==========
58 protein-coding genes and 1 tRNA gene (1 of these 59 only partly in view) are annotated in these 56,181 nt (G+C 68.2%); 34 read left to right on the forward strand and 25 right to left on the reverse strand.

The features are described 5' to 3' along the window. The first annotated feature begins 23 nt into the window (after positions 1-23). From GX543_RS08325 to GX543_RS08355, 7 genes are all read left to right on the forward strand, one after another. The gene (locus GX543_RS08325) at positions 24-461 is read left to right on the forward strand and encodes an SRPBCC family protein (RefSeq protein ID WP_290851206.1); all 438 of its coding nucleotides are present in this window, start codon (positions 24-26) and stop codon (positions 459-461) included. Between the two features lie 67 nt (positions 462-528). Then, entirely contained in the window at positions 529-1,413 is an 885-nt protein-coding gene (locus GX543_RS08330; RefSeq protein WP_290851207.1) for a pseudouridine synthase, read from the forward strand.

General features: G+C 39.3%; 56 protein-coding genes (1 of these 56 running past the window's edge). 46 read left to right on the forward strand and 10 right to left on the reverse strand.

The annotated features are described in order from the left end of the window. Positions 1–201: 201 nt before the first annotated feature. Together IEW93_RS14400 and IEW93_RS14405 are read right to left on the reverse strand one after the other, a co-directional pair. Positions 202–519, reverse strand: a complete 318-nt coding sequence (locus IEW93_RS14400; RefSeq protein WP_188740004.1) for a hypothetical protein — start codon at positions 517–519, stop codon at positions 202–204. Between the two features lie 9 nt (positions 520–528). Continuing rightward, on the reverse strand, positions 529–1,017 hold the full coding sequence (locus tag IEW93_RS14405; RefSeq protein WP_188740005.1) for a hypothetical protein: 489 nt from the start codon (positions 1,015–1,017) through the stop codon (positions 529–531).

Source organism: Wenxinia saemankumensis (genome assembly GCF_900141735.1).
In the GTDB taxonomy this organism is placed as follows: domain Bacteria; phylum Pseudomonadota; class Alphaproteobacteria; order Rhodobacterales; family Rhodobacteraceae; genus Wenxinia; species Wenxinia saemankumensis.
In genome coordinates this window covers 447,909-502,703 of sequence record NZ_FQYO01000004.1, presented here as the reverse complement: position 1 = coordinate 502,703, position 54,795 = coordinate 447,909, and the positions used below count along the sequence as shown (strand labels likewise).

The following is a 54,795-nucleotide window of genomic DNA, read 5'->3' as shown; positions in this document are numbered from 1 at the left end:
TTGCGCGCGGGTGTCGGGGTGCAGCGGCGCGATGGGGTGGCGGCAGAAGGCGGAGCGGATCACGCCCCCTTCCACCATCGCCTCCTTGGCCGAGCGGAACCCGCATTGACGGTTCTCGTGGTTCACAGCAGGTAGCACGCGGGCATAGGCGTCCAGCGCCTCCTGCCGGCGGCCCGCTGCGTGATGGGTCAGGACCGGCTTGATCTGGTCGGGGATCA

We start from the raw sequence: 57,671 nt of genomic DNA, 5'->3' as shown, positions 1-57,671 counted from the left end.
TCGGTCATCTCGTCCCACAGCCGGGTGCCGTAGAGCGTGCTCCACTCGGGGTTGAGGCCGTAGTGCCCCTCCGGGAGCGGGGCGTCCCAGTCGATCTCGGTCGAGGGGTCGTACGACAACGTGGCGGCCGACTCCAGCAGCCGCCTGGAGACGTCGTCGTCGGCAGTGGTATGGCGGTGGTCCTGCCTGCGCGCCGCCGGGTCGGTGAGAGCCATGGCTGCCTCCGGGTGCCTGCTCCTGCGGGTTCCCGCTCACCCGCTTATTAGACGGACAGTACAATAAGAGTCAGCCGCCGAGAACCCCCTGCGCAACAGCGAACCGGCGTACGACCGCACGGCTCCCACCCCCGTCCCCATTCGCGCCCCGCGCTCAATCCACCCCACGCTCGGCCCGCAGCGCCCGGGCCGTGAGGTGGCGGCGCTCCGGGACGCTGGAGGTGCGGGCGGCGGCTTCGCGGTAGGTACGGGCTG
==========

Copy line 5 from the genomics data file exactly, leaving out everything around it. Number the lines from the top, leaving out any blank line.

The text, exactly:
Source organism: Wenxinia saemankumensis (genome assembly GCF_900141735.1).